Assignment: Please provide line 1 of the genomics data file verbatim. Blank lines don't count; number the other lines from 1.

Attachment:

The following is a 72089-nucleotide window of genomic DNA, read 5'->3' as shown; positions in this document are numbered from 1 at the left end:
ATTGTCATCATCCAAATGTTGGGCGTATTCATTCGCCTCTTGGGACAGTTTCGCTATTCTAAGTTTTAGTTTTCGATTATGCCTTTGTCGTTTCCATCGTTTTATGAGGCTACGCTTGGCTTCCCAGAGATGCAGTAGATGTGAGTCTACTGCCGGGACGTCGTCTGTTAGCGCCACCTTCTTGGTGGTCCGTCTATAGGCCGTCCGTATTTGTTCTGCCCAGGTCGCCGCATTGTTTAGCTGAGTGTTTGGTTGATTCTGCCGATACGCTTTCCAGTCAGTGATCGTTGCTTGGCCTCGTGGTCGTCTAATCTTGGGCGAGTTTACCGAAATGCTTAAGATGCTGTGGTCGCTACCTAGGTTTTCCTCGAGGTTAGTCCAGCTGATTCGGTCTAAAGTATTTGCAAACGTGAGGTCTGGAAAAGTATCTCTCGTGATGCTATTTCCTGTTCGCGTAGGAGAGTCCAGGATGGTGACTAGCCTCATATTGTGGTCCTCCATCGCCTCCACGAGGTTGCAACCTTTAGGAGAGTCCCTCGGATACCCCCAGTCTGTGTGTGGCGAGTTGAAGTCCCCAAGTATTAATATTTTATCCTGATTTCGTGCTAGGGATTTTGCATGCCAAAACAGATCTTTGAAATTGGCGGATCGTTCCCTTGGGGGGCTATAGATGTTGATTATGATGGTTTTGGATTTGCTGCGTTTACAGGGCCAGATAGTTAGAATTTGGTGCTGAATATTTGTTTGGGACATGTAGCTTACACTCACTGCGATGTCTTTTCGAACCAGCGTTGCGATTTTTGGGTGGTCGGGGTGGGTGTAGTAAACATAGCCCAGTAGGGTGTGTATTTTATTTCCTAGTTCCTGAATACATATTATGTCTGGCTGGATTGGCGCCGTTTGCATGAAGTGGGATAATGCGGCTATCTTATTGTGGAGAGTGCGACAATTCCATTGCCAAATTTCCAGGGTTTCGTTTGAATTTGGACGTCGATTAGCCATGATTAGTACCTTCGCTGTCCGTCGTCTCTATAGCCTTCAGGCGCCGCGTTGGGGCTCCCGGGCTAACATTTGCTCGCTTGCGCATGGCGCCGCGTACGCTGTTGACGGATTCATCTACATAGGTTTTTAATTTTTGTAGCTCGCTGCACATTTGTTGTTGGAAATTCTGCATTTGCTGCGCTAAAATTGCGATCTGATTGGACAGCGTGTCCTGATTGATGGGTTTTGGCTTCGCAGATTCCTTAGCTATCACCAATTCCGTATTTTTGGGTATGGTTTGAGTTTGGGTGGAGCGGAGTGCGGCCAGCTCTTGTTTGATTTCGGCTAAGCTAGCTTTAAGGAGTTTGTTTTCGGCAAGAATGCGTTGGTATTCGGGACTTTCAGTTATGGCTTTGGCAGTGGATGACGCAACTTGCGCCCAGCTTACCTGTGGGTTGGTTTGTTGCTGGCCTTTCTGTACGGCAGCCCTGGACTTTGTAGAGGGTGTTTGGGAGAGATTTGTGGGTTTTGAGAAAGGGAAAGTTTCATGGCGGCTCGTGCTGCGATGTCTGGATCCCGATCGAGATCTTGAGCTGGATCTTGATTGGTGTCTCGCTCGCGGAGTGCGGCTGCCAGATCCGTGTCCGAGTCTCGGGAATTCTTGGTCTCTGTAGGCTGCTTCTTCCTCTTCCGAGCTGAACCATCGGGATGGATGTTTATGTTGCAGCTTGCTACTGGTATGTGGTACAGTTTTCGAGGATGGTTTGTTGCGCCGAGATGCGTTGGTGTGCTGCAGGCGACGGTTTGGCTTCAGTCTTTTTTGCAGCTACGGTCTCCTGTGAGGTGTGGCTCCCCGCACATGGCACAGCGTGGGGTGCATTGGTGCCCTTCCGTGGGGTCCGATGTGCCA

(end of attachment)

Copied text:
The following is a 72089-nucleotide window of genomic DNA, read 5'->3' as shown; positions in this document are numbered from 1 at the left end: